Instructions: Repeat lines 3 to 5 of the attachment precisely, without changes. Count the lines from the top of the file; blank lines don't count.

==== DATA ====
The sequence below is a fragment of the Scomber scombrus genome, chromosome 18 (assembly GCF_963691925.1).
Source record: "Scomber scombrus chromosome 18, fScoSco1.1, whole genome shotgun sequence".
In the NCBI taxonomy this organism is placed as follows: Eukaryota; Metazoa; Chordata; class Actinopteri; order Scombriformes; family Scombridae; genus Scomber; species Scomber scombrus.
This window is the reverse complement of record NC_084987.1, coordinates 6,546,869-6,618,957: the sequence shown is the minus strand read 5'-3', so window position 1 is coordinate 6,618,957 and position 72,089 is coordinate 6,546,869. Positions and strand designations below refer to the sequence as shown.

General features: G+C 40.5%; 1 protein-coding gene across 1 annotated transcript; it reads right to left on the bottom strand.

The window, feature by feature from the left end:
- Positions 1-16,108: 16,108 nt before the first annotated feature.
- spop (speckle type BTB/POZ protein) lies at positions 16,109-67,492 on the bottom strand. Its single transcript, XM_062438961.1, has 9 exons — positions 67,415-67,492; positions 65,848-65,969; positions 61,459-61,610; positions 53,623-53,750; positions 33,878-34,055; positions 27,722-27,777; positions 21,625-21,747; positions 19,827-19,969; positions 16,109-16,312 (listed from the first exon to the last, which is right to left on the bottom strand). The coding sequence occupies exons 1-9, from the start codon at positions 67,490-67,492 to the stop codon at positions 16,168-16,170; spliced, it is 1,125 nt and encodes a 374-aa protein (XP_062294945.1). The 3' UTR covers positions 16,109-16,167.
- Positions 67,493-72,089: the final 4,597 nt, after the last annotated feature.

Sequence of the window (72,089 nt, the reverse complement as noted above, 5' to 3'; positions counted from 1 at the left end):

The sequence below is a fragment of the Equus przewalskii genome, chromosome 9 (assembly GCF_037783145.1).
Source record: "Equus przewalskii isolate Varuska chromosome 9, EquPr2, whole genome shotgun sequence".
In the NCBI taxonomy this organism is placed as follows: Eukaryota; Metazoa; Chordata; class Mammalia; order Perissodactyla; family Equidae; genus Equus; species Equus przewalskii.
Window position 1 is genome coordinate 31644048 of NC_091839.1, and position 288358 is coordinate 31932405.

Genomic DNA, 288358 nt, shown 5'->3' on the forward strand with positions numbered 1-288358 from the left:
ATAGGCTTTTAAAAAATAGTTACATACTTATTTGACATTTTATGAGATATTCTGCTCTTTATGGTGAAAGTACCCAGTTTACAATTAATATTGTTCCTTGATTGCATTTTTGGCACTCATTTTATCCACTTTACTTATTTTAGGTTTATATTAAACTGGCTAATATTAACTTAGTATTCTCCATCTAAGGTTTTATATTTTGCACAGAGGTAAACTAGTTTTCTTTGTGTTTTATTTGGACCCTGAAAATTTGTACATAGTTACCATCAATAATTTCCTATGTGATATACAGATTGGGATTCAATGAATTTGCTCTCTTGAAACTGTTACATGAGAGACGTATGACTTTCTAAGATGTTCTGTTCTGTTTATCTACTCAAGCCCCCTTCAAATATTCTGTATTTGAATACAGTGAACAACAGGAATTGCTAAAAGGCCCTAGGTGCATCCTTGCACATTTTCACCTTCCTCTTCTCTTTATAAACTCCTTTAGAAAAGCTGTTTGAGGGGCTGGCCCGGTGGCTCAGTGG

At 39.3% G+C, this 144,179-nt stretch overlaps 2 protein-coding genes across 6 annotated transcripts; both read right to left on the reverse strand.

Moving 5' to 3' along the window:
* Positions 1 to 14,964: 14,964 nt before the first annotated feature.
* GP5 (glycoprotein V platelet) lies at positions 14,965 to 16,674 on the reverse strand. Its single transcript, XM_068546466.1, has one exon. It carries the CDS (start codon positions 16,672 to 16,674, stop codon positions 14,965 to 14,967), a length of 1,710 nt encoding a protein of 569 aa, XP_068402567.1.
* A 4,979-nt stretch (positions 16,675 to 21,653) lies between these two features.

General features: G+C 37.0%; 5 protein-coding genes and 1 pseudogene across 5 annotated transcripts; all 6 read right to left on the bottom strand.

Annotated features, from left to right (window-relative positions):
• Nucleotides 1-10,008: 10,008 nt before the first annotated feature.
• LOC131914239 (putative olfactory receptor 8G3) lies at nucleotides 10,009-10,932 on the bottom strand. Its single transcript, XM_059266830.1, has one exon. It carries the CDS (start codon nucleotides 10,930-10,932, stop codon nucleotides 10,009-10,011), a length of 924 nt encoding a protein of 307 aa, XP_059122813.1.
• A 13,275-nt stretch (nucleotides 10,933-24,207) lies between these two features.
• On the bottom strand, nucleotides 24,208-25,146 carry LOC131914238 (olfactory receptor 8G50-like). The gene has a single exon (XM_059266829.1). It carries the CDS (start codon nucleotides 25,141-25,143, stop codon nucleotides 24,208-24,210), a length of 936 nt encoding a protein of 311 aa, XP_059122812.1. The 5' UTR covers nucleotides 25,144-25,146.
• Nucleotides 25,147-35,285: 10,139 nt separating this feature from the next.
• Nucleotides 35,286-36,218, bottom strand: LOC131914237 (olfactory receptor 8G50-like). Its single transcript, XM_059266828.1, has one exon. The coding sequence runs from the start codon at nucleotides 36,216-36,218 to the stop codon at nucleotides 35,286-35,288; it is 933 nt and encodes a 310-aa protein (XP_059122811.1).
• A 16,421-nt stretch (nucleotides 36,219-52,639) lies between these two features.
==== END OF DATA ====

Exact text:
In the NCBI taxonomy this organism is placed as follows: Eukaryota; Metazoa; Chordata; class Actinopteri; order Scombriformes; family Scombridae; genus Scomber; species Scomber scombrus.
This window is the reverse complement of record NC_084987.1, coordinates 6,546,869-6,618,957: the sequence shown is the minus strand read 5'-3', so window position 1 is coordinate 6,618,957 and position 72,089 is coordinate 6,546,869. Positions and strand designations below refer to the sequence as shown.

General features: G+C 40.5%; 1 protein-coding gene across 1 annotated transcript; it reads right to left on the bottom strand.